The Multimodal Algorithms group focuses on the processing aspects of the end-to-end SAR processing chain, from image focusing to DEM generation, differential SAR interferometry or SAR tomography. The group is currently developing an experimental interferometric processing chain for TanDEM-X, including its bistatic processor. Further activities encompass the development of new processing algorithms for innovative spaceborne imaging modes (high-resolution SAR, TOPS, sliding-spotlight); performance analysis of future missions (TanDEM-L, UAV monitoring with a satellite constellation); as well as research activities related to airborne sensors (SAR tomography, differential SAR interferometry, motion compensation). A highlight of its main activities is shown below.Spaceborne SAR Interferometry
The group is currently involved in the development of an experimental SAR interferometric processing chain for TanDEM-X. The TanDEM-X mission, composed of two independent satellites flying in a close orbit formation, will deliver a global world map in accordance with HRTI-3 specifications, besides being a perfect system to test innovative radar imaging modes.
The figure below shows a TerraSAR-X repeat-pass interferogram processed in the group (SLC images processed by the operational TerraSAR-X processor).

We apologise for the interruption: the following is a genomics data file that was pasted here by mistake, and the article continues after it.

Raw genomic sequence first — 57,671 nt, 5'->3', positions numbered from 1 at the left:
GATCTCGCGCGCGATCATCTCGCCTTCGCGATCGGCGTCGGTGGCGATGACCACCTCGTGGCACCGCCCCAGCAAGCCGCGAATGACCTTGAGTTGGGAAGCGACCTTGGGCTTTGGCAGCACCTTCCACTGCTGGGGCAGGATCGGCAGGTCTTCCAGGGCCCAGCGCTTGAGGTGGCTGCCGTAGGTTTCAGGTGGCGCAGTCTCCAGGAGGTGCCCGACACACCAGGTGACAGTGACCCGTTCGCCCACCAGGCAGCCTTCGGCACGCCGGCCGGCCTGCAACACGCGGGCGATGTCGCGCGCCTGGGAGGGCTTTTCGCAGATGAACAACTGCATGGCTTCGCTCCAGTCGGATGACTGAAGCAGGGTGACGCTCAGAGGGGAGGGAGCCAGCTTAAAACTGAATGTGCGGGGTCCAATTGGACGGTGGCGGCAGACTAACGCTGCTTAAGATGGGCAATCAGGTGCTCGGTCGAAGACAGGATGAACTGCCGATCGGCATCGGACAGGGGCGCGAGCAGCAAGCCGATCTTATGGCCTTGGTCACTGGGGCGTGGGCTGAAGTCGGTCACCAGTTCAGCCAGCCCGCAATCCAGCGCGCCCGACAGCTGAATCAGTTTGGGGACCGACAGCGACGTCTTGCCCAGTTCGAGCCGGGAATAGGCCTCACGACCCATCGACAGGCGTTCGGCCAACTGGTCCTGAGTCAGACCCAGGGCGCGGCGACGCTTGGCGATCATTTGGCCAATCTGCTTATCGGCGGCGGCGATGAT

TerraSAR-X repeat-pass (11-day) interferogram with overlaid amplitude over the Uyuni salt lake, Bolivia.
Spaceborne SAR Processing
The group is also involved in the development of SAR focusing algorithms for innovative imaging modes. The so-called baseband azimuth scaling (BAS) algorithm can process SAR data acquired in several modes, namely the high resolution sliding-spotlight mode, and the wide-swath ScanSAR and TOPS modes.
|Sliding-spotlight image over the Chuquicamata copper mine, Chile.||
|ScanSAR image over Antarctica without scalloping correction. ||
|TOPS image acquired over the Uyuni salt lake, Bolivia. |
The images above show an example for each of these. Note the scalloping effect in the ScanSAR image (middle) due to the burst mode, and the absence of it in the TOPS image (right).
An application that has raised an increasing interest in the recent years is bistatic SAR. The group is developing an experimental bistatic processor for TanDEM-X, which needs to consider all synchronization and calibration issues in order to deliver accurate interferometric products. The image below shows a bistatic SAR image between TerraSAR-X and the DLR’s airborne F-SAR system. A new imaging algorithm has been developed to deal with the azimuth-variant properties of such extreme configurations.
Bistatic TerraSAR-X/F-SAR image over Kaufbeuren, Germany. Radar illumination on the left. The antenna pattern of F-SAR can be clearly observed.
SAR Tomography is an imaging technique in the third dimension. The resolution in the vertical direction is obtained building an aperture (tomographic aperture) perpendicular to the flight path. This is done by means of additional observations. The image below shows an example of a SAR tomogram over a forested area.
|(a) Picture of the imaged forested area. (b) Tomographic representation of the vegetation obtained by means of the Capon method and (c) by means of the coherent Time domain beamforming in the Pauli basis (colour coding: Blue= Pauli1, Red=Pauli2, Green=Pauli3). |